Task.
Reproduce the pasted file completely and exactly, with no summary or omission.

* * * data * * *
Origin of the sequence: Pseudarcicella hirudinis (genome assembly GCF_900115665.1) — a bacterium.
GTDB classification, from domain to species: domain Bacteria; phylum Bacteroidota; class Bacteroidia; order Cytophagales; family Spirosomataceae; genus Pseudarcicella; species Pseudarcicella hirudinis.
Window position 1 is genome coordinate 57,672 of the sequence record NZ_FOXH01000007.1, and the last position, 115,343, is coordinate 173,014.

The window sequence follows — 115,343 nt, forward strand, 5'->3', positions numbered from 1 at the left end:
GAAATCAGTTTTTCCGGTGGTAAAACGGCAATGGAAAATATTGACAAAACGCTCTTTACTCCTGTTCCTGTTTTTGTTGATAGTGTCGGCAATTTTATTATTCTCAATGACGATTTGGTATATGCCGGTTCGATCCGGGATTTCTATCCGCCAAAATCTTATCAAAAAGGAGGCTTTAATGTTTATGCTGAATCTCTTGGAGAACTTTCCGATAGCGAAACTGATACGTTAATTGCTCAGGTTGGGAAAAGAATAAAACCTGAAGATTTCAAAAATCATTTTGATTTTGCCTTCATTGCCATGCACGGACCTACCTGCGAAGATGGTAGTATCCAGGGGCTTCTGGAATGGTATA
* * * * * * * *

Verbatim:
Origin of the sequence: Pseudarcicella hirudinis (genome assembly GCF_900115665.1) — a bacterium.
GTDB classification, from domain to species: domain Bacteria; phylum Bacteroidota; class Bacteroidia; order Cytophagales; family Spirosomataceae; genus Pseudarcicella; species Pseudarcicella hirudinis.
Window position 1 is genome coordinate 57,672 of the sequence record NZ_FOXH01000007.1, and the last position, 115,343, is coordinate 173,014.

The window sequence follows — 115,343 nt, forward strand, 5'->3', positions numbered from 1 at the left end:
GAAATCAGTTTTTCCGGTGGTAAAACGGCAATGGAAAATATTGACAAAACGCTCTTTACTCCTGTTCCTGTTTTTGTTGATAGTGTCGGCAATTTTATTATTCTCAATGACGATTTGGTATATGCCGGTTCGATCCGGGATTTCTATCCGCCAAAATCTTATCAAAAAGGAGGCTTTAATGTTTATGCTGAATCTCTTGGAGAACTTTCCGATAGCGAAACTGATACGTTAATTGCTCAGGTTGGGAAAAGAATAAAACCTGAAGATTTCAAAAATCATTTTGATTTTGCCTTCATTGCCATGCACGGACCTACCTGCGAAGATGGTAGTATCCAGGGGCTTCTGGAATGGTATA